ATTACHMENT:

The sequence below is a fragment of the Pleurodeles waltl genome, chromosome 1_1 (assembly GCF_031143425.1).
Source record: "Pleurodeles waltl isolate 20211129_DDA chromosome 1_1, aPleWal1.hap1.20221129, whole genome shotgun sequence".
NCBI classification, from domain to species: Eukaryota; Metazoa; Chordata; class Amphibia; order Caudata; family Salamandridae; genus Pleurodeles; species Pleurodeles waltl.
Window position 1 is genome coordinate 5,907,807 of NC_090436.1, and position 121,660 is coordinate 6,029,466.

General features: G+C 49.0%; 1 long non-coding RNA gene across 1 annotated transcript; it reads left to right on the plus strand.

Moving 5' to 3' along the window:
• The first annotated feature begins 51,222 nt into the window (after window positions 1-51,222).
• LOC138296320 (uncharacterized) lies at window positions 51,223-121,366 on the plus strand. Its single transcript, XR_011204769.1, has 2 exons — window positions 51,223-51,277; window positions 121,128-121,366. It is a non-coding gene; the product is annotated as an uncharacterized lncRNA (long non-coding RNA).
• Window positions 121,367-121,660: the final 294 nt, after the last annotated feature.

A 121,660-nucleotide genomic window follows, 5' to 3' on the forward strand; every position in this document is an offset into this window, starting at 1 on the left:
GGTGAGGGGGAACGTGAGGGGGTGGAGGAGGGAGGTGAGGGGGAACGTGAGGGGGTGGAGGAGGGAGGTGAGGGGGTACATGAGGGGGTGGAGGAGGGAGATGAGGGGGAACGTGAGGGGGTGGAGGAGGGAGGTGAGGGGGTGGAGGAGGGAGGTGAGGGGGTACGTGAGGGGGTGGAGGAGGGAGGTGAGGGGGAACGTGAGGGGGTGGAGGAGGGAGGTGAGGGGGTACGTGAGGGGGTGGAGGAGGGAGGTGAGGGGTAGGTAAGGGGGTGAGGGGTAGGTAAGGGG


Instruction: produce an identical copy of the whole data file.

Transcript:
The sequence below is a fragment of the Pleurodeles waltl genome, chromosome 1_1 (assembly GCF_031143425.1).
Source record: "Pleurodeles waltl isolate 20211129_DDA chromosome 1_1, aPleWal1.hap1.20221129, whole genome shotgun sequence".
NCBI classification, from domain to species: Eukaryota; Metazoa; Chordata; class Amphibia; order Caudata; family Salamandridae; genus Pleurodeles; species Pleurodeles waltl.
Window position 1 is genome coordinate 5,907,807 of NC_090436.1, and position 121,660 is coordinate 6,029,466.

General features: G+C 49.0%; 1 long non-coding RNA gene across 1 annotated transcript; it reads left to right on the plus strand.

Moving 5' to 3' along the window:
• The first annotated feature begins 51,222 nt into the window (after window positions 1-51,222).
• LOC138296320 (uncharacterized) lies at window positions 51,223-121,366 on the plus strand. Its single transcript, XR_011204769.1, has 2 exons — window positions 51,223-51,277; window positions 121,128-121,366. It is a non-coding gene; the product is annotated as an uncharacterized lncRNA (long non-coding RNA).
• Window positions 121,367-121,660: the final 294 nt, after the last annotated feature.

A 121,660-nucleotide genomic window follows, 5' to 3' on the forward strand; every position in this document is an offset into this window, starting at 1 on the left:
GGTGAGGGGGAACGTGAGGGGGTGGAGGAGGGAGGTGAGGGGGAACGTGAGGGGGTGGAGGAGGGAGGTGAGGGGGTACATGAGGGGGTGGAGGAGGGAGATGAGGGGGAACGTGAGGGGGTGGAGGAGGGAGGTGAGGGGGTGGAGGAGGGAGGTGAGGGGGTACGTGAGGGGGTGGAGGAGGGAGGTGAGGGGGAACGTGAGGGGGTGGAGGAGGGAGGTGAGGGGGTACGTGAGGGGGTGGAGGAGGGAGGTGAGGGGTAGGTAAGGGGGTGAGGGGTAGGTAAGGGG